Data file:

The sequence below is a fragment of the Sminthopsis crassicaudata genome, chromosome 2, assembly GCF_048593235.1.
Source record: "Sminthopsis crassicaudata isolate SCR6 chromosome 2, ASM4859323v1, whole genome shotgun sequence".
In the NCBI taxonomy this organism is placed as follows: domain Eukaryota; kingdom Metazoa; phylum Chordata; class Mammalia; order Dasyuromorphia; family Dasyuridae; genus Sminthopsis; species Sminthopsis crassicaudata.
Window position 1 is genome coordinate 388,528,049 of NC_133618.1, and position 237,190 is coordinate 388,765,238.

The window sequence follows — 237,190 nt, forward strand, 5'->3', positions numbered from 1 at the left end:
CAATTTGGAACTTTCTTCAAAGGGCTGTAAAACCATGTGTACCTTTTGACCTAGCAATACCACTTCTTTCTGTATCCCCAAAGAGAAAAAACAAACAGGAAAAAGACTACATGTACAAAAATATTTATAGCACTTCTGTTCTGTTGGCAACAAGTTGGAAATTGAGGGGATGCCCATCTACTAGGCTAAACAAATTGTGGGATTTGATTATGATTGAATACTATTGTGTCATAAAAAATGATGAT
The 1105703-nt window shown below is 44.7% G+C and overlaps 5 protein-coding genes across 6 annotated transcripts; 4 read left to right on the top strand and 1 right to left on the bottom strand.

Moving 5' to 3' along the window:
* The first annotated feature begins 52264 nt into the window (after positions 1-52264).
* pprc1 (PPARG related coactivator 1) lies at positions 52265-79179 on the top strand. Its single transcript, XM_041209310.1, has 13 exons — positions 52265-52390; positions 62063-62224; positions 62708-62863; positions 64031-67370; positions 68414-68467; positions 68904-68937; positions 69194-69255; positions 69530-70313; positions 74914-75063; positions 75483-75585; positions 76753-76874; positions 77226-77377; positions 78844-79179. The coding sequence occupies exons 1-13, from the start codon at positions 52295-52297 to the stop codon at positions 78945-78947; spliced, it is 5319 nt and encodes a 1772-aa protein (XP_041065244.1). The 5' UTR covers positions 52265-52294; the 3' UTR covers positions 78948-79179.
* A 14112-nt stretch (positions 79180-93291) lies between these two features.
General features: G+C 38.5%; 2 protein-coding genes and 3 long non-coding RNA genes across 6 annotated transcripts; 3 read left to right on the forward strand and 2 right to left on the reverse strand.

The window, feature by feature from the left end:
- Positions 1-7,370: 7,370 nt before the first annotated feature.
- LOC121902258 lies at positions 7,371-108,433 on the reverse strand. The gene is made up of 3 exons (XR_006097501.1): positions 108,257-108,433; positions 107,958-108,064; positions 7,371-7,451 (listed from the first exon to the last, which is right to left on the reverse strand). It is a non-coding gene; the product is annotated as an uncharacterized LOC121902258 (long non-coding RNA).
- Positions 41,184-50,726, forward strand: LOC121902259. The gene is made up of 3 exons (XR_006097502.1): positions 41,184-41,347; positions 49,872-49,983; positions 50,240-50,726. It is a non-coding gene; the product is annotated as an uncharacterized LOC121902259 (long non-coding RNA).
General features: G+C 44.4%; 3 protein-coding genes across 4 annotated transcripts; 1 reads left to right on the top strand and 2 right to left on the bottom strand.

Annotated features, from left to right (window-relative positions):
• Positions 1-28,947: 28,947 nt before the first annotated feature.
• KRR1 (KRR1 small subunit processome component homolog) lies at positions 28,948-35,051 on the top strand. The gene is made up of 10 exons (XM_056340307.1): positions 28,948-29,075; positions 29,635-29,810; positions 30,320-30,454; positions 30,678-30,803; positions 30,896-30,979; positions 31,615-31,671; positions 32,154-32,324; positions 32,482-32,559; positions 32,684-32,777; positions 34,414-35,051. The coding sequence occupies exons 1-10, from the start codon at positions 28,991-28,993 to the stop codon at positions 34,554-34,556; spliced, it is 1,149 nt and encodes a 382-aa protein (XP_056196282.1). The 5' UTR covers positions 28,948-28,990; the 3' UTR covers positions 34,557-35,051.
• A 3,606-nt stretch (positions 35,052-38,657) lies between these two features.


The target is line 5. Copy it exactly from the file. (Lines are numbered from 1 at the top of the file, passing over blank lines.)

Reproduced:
The window sequence follows — 237,190 nt, forward strand, 5'->3', positions numbered from 1 at the left end: